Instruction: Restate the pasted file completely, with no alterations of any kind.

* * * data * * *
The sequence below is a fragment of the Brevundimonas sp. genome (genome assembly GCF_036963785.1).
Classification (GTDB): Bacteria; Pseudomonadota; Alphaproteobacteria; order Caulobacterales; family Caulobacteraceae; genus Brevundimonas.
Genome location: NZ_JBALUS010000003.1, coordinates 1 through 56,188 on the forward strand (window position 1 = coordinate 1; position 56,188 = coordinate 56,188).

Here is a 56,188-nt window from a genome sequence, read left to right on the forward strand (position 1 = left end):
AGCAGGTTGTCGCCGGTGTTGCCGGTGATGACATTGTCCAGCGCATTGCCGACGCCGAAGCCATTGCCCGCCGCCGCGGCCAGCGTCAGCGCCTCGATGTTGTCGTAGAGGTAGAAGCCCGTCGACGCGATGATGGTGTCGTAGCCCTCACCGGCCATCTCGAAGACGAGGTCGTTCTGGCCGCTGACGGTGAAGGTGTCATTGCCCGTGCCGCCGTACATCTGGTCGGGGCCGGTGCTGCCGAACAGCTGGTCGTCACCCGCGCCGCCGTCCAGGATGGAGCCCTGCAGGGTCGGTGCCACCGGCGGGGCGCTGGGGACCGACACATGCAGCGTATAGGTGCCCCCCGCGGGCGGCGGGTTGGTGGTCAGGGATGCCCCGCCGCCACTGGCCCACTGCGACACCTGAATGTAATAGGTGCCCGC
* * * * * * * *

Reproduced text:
The sequence below is a fragment of the Brevundimonas sp. genome (genome assembly GCF_036963785.1).
Classification (GTDB): Bacteria; Pseudomonadota; Alphaproteobacteria; order Caulobacterales; family Caulobacteraceae; genus Brevundimonas.
Genome location: NZ_JBALUS010000003.1, coordinates 1 through 56,188 on the forward strand (window position 1 = coordinate 1; position 56,188 = coordinate 56,188).

Here is a 56,188-nt window from a genome sequence, read left to right on the forward strand (position 1 = left end):
AGCAGGTTGTCGCCGGTGTTGCCGGTGATGACATTGTCCAGCGCATTGCCGACGCCGAAGCCATTGCCCGCCGCCGCGGCCAGCGTCAGCGCCTCGATGTTGTCGTAGAGGTAGAAGCCCGTCGACGCGATGATGGTGTCGTAGCCCTCACCGGCCATCTCGAAGACGAGGTCGTTCTGGCCGCTGACGGTGAAGGTGTCATTGCCCGTGCCGCCGTACATCTGGTCGGGGCCGGTGCTGCCGAACAGCTGGTCGTCACCCGCGCCGCCGTCCAGGATGGAGCCCTGCAGGGTCGGTGCCACCGGCGGGGCGCTGGGGACCGACACATGCAGCGTATAGGTGCCCCCCGCGGGCGGCGGGTTGGTGGTCAGGGATGCCCCGCCGCCACTGGCCCACTGCGACACCTGAATGTAATAGGTGCCCGC